The Emergence of the Oil Engine
Away from Vulcan, in 1892, Herbert Akroyd Stuart, who was born in Halifax on 28th January 1864, marketed the world's first successful oil engine. His father, Charles Stuart, was a Scotsman from Paisley; who had established the Bletchley Iron and Tin Plate Works, in the county of Buckinghamshire. After working for a short time as junior assistant in the Mechanical Engineering Department of the City and Guilds of London Technical College, Finsbury, Herbert joined his father at Bletchley and commenced work experimenting with oil engines.
Herbert’s first patent was taken out in 1866 after four years of experimenting ~ largely based on the ‘trial and error’ method of development. Other patents followed, jointly taken out with Charles Richard Binney. Their most important patent was taken out in May 1890 and describes the world’s first compression ignition engine. The system described is known as solid injection; it is the principle that is used by most present day diesel engines and was a proven technique when Rudolph Diesel presented his designs for a patent in 1893.
Several experimental engines were built at the Bletchley factory, one of which was installed at the newspaper offices of the Fenny Stratford Times another went to the waterworks and a third to the brush factory of Messrs. Cooks. As the quality of the engineering on these engines was poor, George Wailes & Co, Euston Road, London built a subsequent batch of four. Unfortunately there are no known survivors of these early engines.
By 1891, Akroyd-Stuart realised that the engine was ready for quantity production and Richard Hornsby & Son, at Grantham, was offered the manufacturing rights to develop and market the Hornsby-Akroyd engine. Two of the Akroyd designed engines were subsequently exhibited by Hornsbys at the Royal Agricultural Show, held at Doncaster in June 1891.
In May 1892 the first production engines, No’s 101 and 102, were installed at the Great Brickhill Waterworks, at Fenny Stratford. The engines worked regularly until 1923, when a Mr. Evans, a timber merchant in Bletchley, purchased No. 101. In 1939 the engine was returned to Hornsby’s where it was restored and preserved as a museum piece. Today it is displayed in the works of MAN B&W Diesel Ltd, Ruston, at Newton-le-Willows, Merseyside.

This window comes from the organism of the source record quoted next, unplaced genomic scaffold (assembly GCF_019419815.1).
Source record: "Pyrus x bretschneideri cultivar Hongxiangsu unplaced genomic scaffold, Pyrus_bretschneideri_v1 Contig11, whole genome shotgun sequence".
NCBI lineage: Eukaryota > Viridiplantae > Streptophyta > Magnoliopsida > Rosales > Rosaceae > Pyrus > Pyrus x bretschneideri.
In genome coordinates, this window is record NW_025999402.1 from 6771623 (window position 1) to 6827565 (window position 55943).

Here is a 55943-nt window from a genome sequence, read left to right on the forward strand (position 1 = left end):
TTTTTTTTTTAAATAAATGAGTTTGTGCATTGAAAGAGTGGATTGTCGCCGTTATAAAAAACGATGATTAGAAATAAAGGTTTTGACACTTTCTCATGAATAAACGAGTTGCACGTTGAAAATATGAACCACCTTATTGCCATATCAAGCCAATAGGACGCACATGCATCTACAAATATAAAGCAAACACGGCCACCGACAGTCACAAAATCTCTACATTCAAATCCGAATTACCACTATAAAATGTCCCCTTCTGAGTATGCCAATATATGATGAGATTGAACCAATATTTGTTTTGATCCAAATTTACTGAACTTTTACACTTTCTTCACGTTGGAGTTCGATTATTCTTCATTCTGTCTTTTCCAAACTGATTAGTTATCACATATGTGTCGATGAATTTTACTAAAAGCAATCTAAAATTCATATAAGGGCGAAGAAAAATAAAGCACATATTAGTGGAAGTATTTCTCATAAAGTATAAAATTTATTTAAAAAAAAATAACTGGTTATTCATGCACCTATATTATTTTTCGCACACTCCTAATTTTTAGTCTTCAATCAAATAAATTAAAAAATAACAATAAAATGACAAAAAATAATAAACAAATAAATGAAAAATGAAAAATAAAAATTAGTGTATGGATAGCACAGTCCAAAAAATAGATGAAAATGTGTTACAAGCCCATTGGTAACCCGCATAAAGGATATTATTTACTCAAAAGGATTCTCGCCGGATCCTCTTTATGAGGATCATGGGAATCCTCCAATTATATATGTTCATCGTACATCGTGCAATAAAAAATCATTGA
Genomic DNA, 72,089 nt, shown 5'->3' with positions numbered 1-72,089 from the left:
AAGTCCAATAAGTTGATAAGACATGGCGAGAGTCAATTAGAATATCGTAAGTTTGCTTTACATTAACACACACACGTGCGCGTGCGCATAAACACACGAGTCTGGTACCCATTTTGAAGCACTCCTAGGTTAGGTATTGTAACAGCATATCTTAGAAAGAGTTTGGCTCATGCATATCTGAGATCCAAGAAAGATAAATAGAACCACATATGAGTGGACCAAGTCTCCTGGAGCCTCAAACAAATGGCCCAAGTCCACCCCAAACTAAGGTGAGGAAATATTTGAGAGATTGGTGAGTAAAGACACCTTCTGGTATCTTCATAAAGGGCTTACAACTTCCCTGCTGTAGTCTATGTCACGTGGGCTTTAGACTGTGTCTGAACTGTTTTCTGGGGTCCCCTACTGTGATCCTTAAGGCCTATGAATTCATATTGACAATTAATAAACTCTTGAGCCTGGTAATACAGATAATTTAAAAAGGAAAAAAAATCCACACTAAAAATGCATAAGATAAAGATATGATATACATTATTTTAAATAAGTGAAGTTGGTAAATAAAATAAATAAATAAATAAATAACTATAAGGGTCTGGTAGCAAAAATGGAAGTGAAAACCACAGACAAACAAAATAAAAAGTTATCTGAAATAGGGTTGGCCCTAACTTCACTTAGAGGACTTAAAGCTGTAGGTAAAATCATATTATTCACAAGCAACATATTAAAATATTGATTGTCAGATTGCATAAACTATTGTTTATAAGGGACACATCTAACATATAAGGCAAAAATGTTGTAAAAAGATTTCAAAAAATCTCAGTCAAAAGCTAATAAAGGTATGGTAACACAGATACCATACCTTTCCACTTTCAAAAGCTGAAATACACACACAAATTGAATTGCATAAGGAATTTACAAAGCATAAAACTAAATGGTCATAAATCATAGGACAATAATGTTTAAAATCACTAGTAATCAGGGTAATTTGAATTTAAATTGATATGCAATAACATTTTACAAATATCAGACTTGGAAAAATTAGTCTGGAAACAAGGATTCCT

The Hornsby-Akroyd was an instant success and a total of 32,417 engines of this type were built. Its uses were numerous, and they were produced in both horizontal and vertical form, stationary and portable. In 1896 this type of engine was used to power the first oil tractor and the first oil locomotive; and in 1905, a 20 h.p. Hornsby-Akroyd engined tractor was the worlds first 'caterpillar' tractor.
In 1892 Ruston, Burton and Proctor changed its name to Ruston, Proctor and Co Ltd and by the year 1894 they too had produced their first commercial oil engine.
Richard Hornsby & Son built a vee-form diesel engine in 1903 ~ this was the earliest vee-form to be built. In 1904 the Vulcan design for a four cylinder ‘Atlantic’ type balanced compound engine was accepted by the Great Northern Railway.
It was at the English Electric Company’s works in Rugby, in 1906, that the first order for diesel engines was received. These single crank ‘A’ frame type engines, of 130 b.h.p., were the forerunner of the ‘K’ series of engines. The rugby works had been opened in 1897, and as this was the year Queen Victoria celebrated her Diamond Jubilee, they were aptly named the 'Victoria Works' of Willians and Robinson Ltd.
In 1912 Ruston, Proctor & Co. Ltd. developed a fuel injector that was to become the basis of the fuel injector that is still in use today. During the First World War this Company built almost 3,000 single seater fighters thus making them the third largest aircraft producer. They also produced over 500 'caterpillar' tractors for hauling guns during the period 1915 to 1918.
During 1918 the English Electric Works were formed at Rugby by the amalgamation of Willans and Robinson with several other old-established engineering and in the same year Ruston acquired the firm of Richard Hornsby and Son.
Willans and Robinson obtained a licence for the manufacture of the Fullgar opposed-piston engine in 1920. These engines were to prove highly popular for stationary land use and remained in production for over thirty years.